Atherosclerosis plays the crucial role in pathogenesis of stroke, both ischemic and haemorrhagic. The majority of risk factors of coronary artery disease (hypertension, smoking, diabetes, obesity, age) are also the risk factors of stroke. Hypecholesterolaemia is a specific risk factor of atherosclerosis; however, the role of lipid disorders in the pathogenesis of stroke is still unclear. A positive correlation between level of cholesterol and stroke has been proved many times, but in some studies it has not been confirmed. Neither drugs decreasing cholesterol level such as cholestyramine, niacin, gemfibrosil, clofibrate nor low-cholesterol diet significantly influence stroke incidence.
Some studies with statins that have been conducted recently (4S, LIPID and CARE) in patients with coronary artery disease have revealed, that these drugs decrease the risk of stroke by 30%. There are many suggested mechanisms of this influence: slowing the progress of atherosc1erotic pathology in coronary arteries (coronary artery disease is the risk factor of stroke), influence on the cerebral arteries in a different mechanism than inhibition of cholesterol deposition (e.g. endothelial stabilisation, anti-inflammatory action). Studies with the use of statins were carried out in patients with coronary artery disease, who were younger than average stroke patient; therefore statins cannot be regarded as drugs with documented efficacy in stroke prevention. Statins should be prescribed in patients who have had a stroke episode only in cases of co-existing coronary artery disease.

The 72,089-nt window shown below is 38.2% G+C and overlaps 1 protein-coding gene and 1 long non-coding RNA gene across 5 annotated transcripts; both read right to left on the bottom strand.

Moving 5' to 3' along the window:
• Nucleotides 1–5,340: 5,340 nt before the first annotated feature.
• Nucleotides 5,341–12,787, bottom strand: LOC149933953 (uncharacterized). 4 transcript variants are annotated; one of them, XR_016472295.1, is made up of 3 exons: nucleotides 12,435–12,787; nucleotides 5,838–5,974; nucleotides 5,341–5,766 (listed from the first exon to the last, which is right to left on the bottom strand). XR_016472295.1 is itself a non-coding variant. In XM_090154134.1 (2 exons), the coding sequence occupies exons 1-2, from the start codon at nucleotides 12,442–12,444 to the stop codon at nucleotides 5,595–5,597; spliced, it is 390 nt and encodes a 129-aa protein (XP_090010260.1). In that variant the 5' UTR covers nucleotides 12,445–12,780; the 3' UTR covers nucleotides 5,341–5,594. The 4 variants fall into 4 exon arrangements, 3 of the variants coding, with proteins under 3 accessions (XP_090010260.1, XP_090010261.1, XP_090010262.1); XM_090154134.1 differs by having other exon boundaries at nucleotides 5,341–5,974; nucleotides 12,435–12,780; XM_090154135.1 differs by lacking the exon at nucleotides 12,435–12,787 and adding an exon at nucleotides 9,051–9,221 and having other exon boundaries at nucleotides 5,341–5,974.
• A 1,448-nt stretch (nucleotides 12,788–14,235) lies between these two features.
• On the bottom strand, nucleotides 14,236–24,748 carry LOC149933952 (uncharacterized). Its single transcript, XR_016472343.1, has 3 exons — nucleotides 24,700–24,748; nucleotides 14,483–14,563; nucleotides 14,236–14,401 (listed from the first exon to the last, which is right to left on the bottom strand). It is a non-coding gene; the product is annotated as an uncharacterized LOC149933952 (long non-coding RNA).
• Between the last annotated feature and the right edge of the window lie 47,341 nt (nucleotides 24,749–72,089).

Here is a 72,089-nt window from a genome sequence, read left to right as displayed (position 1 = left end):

There is a prospective study with the use of atorvastatin in secondary stroke prevention being carried out now.